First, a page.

The Means of Grace, William Gurnall and the Puritan Hard Drive

Several weeks ago, the good folks at Stillwaters Revival Books sent me a review copy of the Puritan Hard Drive (hereafter PHD). On the day I received the drive, I spent a couple of hours searching through the contents and was floored by what was available here. I sent an initial review, which they posted here (see also the youtube advertisement), and told them that I would interact further with the PHD when my quarter ended.

Well, the wonderful news is that I am completely done with my winter academic term and now have time to work through some parts of the drive. In this first post, I wanted to show how I decided to put the PHD to use in preparing for a sermon on Art. 29 of the Belgic Confession of Faith, “The Marks of the True Church.”

I decided to find an illustration regarding the importance of the means of grace and turned to I.D.E. Thomas’ A Puritan Golden Treasury which has an entire section devoted to this topic (pgs. 180-82). Anyone familiar with Thomas’ book, however, knows that he provides only the name of each quote’s author. There is no index enabling one to find where the quote comes from. Enter the PHD.

I found this quote by William Gurnall in Thomas:

What is Jordan that I should wash in it? What is the preaching that I should attend on it, while I hear nothing but what I knew before? What are these beggarly elements of water, bread and wine? Are not these the reasonings of a soul that forgets who appoints the means of grace?

Cited in A Puritan Golden Treasury, pg. 181.

Interested in the broader context of this quote and thinking that this work might contain other gems like this, I turned to the KnowledgeBase Application that is the main index of the PHD. I searched for authors and found that the PHD had two books by William Gurnall, both in .pdf format and both OCR’d (i.e., searchable). Since there were only two sources, I opened the first (vol. 1 of The Christian in Complete Armour: A Treatise of the Saints’ War Against the Devil) and searched for the following phrase: “What is Jordan that I should wash.”

Success! On pg. 54 of this 600+ page volume, I found the larger context from which Thomas extracted aforementioned quote:

It appears we look not at God’s appointment, when we have low thoughts of the means. What is Jordan that I should wash in it? What is this preaching that I should attend on it, where I hear nothing but I knew before? what these beggarly elements of water, and bread, and wine! Are not these the reasonings of a soul that forgets who appoints them? Didst thou remember who commands, thou wouldst not question what the command is. What though it be clay, let Christ use it and it shall open the eyes, though in itself more like to put them out. Hadst thou thy eye on God, thou wouldst silence thy carnal reason with this, It is God sends me to such a duty; whatsoever he saith unto me I will do it , though he should send me, as Christ them, to draw wine out of pots filled with water.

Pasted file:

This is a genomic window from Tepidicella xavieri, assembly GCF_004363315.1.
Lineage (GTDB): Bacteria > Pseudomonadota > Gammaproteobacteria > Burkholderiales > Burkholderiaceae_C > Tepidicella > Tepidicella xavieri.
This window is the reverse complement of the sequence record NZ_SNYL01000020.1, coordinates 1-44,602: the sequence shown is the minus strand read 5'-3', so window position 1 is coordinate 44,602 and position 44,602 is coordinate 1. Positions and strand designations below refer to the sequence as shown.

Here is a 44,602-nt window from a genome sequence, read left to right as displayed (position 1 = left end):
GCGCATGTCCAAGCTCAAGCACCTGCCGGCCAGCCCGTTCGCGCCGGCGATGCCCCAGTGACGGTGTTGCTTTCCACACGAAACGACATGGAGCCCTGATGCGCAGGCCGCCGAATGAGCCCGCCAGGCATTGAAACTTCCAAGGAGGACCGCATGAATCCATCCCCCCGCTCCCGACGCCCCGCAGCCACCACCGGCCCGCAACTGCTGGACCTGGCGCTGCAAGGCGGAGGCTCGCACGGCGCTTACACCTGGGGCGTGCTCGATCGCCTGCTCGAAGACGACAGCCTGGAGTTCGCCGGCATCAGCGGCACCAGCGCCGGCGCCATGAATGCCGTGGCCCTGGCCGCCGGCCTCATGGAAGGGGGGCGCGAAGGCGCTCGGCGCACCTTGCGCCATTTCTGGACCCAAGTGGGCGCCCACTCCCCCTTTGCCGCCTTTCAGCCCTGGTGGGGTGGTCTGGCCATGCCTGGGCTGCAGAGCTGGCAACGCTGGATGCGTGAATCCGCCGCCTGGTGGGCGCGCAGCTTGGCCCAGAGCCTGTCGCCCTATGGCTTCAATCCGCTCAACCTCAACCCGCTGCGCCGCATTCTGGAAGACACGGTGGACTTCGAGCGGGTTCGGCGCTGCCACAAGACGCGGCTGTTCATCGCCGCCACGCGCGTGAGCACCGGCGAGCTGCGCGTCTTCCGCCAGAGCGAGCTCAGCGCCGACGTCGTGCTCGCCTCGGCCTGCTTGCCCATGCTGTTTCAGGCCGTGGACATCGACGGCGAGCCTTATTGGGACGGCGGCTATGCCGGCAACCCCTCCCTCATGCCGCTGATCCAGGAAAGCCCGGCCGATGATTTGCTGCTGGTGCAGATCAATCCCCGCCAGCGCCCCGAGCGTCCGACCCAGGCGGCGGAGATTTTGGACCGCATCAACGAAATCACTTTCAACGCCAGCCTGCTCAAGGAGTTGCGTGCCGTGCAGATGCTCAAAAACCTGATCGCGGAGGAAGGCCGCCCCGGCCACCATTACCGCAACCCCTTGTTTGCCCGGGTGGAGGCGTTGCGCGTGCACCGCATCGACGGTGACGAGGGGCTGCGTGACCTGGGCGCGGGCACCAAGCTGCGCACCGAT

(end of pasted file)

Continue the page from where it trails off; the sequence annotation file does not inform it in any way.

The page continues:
(Original quote in Italics)

These are indeed a solid indictment of our tendency to succumb to rationalism when considering the means of grace. Yes, they are counter intuitive. Note how Gurnall suggests that clay in and of itself might actually injure one’s eyes, whereas in the hands of our Lord, it restores sight to the blind! It is these means by which Christ has been pleased to strengthen our faith.

Another thing gleaned from use of the PHD to locate this quote is Gurnall larger argument. At this point, he is illustrating the following point:

They do not use the armour of God as such, who in the performing of divine duties, eye not God through them, and this makes them all weak and ineffectual Then the Word is mighty, when read as the Word of God; then the gospel preached, powerful to convince the conscience, and revive the drooping spirit, when heard as the appointment of the great God, and not the exercise of a mean creature. Now it will appear in three things, whether we eye divine appointment in the means.

The Christian in Complete Armour, Vol. 1, pg. 53.

This is only the beginning. I’ve been able to put the PHD to use preparing for this sermon, but in doing so have used only one of the PHD’s many resources. With each perusal through this drive, I’m finding it to be a fine selection of texts and resources in a useful format. The KnowledgeBase Application takes getting used to, but it lists search results in a format that I find intuitive.

More interaction with/and review of the PHD to come!


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